What pitching? In all seriousness, the Orioles staff is the only thing keeping them from being a contender. Sidney Ponson lost half a kindergartner during the offseason, and the hope is that a leaner (relatively speaking) Ponson will put up better numbers than the 11-15-5.30 masterpiece from last year. The Orioles need it, because only Rodrigo Lopez looks to be a sure thing in this rotation. Lopez won 14 games and emerged as a solid starter for Baltimore, but the bottom three in the rotation are a huge question mark. The best prospect there is third starter Daniel Cabrera, a 12-game winner last year who needs to improve his control (89 walks and just 76 Ks in 147 innings). Eric Bedard will start regularly after a solid effort in 2004 after Tommy John surgery. Eric DuBose and Matt Riley are the best of the mediocre bunch competing for the fifth starter job.

The bullpen has issues, mainly because closer Jorge Julio was shaky (at best) in 2004 (4.57 ERA, 22 saves, 11 HR allowed in only 69 IP). If Julio can’t close effectively, the Orioles could up a proverbial creek. The rest of the bullpen is okay. B.J. Ryan is a good setup man, and fellow leftie Steve Kline was signed as a free agent. John Parrish can also be effective in a short relief role.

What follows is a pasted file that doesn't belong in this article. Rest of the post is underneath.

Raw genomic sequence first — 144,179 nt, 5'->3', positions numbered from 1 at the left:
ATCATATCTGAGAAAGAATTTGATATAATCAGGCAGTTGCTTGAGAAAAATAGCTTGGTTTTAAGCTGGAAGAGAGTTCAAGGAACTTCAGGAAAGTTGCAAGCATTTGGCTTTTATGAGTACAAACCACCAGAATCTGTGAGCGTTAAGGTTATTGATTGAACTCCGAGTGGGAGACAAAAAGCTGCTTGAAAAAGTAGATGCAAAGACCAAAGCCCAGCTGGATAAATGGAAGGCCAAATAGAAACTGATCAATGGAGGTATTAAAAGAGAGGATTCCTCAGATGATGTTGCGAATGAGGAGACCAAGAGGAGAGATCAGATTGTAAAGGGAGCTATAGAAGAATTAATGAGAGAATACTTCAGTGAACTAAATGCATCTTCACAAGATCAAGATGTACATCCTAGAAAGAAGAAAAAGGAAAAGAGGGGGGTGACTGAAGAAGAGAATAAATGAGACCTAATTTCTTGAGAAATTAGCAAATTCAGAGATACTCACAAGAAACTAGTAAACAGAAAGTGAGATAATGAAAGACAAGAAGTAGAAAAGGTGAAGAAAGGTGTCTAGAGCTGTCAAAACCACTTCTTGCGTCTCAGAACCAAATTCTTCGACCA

Position players: The Orioles have a top-notch lineup, even if Sammy Sosa, acquired from the Cubs in a trade late in the offseason, doesn’t get the job done. Javy Lopez can still hit, but expect him to DH some this season as the Orioles begin to use Geronimo Gil behind the plate more often. With Melvin Mora (.340-27-104) and Miguel Tejada (.311-34-150) joined by solid hitters like Lopez, B.J. Surhoff, and Larry Bigbie, there’s little question the Orioles will score runs. They’ll be okay defensively, too, provided Sosa isn’t an albatross in right field. Rafael Palmeiro drove in 88 runs in 154 games last season. The Orioles want him to DH, but the options at first base are limited, which is why Jay Gibbons will probably get a chance to win a job there. Offensively, this isn’t a terribly deep club, but if the front-line players stay healthy, they will score plenty of runs.

Overall analysis: Lee Mazzilli had a good learning experience in his first year. He works well with pitching coach and former big-league manager Ray Miller, and overall, he lets his coaches deal with players. Mazzilli did a good job dealing with young pitchers like Cabrera and Bedard late in the season, and the confidence they gained from pitching well needs to carry over to 2005. With the offense Baltimore has, they can outslug teams. But to become a contender in a top-heavy division, the Orioles need Ponson, Lopez, and especially Cabrera to consistently give them solid innings. If that happens, and Julio can re-emerge as an elite closer, the Orioles have a chance to surprise. Otherwise, they’ll be a distant third, just like 2004.

4. Toronto Blue Jays